New York City in court over homeless shelter policy
NEW YORK (Reuters) - Mayor Michael Bloomberg's administration went to court on Friday to defend its controversial new application process at homeless shelters, arguing no rules were broken when the policy was adopted without public scrutiny.
The city's Department of Homeless Services in November tried to reduce the number of individual men and women seeking a bed at a city shelter by requiring them to prove they had nowhere else to go, a move the city council speaker described as "cruel and punitive."
The policy would require adults seeking shelter to provide information, including documents where possible, about their recent housing history and financial resources.
Friday's hearing was the result of a City Council decision in December to file the first independent lawsuit against the Bloomberg administration since Christine Quinn, the council speaker, took office in 2006.
The council, led by Quinn, voted in December to sue the Bloomberg administration over the policy.
Quinn, who is expected to run for mayor in 2013, argued that the Bloomberg administration had not gone through the required channels, including consulting the council and the public. If it had, she suggested, the changes would never have survived.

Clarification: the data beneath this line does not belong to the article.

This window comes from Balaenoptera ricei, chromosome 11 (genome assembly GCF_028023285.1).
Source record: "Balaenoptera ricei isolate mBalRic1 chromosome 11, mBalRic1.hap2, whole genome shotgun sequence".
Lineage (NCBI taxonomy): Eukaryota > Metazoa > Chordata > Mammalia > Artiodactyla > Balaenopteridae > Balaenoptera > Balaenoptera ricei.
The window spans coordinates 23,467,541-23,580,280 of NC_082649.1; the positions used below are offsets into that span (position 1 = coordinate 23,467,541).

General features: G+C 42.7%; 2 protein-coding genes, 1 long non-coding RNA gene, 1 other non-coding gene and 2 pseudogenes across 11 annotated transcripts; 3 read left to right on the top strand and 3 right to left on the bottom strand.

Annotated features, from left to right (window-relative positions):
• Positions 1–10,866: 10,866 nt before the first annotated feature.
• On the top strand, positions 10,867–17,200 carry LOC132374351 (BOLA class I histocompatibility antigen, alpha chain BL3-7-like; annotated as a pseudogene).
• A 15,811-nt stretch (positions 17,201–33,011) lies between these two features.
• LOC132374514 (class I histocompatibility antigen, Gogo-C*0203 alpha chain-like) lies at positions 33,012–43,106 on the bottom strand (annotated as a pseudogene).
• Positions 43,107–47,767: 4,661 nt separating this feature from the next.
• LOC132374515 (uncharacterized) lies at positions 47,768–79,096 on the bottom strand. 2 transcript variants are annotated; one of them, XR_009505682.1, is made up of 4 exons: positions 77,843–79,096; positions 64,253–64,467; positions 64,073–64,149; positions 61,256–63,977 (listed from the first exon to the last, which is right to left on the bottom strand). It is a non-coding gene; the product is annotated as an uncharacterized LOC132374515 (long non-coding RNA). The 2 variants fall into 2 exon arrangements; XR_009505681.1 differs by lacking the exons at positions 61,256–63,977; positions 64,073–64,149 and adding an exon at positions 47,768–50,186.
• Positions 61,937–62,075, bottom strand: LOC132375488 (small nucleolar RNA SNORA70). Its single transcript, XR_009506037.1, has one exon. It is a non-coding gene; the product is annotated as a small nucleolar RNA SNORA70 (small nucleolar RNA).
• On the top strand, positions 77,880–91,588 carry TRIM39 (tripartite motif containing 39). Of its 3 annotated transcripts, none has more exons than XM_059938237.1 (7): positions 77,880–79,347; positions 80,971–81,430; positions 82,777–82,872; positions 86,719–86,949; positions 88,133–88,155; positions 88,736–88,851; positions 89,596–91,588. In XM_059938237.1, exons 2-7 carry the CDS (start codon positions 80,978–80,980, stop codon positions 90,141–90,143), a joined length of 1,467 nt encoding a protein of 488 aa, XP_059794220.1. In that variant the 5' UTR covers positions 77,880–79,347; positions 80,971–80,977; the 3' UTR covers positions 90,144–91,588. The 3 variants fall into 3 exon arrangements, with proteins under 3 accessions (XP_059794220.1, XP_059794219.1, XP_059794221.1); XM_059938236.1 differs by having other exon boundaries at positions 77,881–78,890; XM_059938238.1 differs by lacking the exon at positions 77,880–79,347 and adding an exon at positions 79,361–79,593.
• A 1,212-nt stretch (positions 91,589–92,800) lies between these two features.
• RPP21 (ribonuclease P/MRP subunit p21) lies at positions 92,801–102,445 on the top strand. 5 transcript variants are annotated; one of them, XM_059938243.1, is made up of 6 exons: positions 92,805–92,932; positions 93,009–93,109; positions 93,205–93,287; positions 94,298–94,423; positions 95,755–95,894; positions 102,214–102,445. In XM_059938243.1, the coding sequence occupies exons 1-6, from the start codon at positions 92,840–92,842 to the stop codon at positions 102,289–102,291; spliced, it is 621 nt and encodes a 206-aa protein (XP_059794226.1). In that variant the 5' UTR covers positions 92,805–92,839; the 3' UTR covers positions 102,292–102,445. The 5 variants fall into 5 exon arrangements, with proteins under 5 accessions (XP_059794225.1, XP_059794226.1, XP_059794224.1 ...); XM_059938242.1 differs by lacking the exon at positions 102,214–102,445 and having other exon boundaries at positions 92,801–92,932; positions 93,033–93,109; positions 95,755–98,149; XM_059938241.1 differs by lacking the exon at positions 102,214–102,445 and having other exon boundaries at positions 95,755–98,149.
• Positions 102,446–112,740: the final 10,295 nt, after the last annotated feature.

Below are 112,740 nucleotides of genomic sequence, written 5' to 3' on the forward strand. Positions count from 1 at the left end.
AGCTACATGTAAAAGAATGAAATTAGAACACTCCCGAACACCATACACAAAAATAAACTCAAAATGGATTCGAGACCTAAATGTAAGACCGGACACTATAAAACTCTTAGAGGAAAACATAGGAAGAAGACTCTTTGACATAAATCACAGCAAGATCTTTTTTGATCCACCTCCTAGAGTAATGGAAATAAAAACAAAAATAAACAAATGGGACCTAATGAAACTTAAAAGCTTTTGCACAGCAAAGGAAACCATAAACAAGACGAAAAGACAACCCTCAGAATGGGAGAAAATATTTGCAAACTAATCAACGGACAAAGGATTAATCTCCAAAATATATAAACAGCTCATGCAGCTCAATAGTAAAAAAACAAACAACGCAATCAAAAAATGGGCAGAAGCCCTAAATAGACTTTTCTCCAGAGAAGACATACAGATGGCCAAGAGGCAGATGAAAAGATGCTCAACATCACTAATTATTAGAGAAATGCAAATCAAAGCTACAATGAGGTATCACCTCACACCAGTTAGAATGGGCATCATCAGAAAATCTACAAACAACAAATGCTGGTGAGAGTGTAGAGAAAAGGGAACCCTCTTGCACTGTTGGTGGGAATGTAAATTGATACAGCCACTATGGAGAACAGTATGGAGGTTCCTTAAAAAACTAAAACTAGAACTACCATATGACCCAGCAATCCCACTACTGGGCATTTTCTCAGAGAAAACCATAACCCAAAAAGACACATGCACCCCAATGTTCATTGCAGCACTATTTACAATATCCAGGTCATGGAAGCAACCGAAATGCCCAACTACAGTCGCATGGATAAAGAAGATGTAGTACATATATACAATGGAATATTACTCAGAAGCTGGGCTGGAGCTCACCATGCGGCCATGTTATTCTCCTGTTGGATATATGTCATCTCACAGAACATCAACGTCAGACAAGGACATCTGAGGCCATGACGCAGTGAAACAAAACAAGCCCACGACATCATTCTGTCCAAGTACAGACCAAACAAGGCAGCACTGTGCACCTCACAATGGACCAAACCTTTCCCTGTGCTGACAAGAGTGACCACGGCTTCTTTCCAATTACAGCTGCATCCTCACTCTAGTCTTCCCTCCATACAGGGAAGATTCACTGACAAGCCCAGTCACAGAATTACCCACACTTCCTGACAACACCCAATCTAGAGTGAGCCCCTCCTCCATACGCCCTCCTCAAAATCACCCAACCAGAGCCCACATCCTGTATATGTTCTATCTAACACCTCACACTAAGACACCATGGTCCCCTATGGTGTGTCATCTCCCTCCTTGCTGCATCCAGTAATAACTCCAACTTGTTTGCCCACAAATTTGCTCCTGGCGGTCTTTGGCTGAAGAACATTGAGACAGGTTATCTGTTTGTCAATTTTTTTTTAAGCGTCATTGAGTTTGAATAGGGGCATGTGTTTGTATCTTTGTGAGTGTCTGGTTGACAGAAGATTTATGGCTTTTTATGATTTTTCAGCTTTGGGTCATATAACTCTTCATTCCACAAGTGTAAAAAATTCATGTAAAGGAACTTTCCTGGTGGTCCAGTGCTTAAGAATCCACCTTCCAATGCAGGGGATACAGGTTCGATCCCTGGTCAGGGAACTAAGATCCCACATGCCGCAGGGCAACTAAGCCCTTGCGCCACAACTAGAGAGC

Administration lawyers said at the hearing at state Supreme Court in Manhattan that the policy did not amount to a new rule as defined in the city charter, so the administration did not need to consult with the public before adopting it. They also said the policy was bringing the city in line with a state directive about shelter eligibility requirements issued in 1995.
The policy was along the lines of "instructions to staff," defense lawyers said, adding that shelter staff would still be able to use discretion to decide whether or not a man or woman was truly homeless.
Jeff Metzler, the council's chief litigator, disagreed, saying it was a dramatic policy shift that amounted to a rule change, and said it violated a requirement that the city provide shelter to anyone who needs it because of "physical, mental or social dysfunction."
Judge Judith Gische said she hoped to decide in about a month whether the policy was, in fact, a rule and would therefore have to go through the city charter's rule-making process. The policy is on hold in the meantime.
(Editing By Barbara Goldberg and Cynthia Johnston)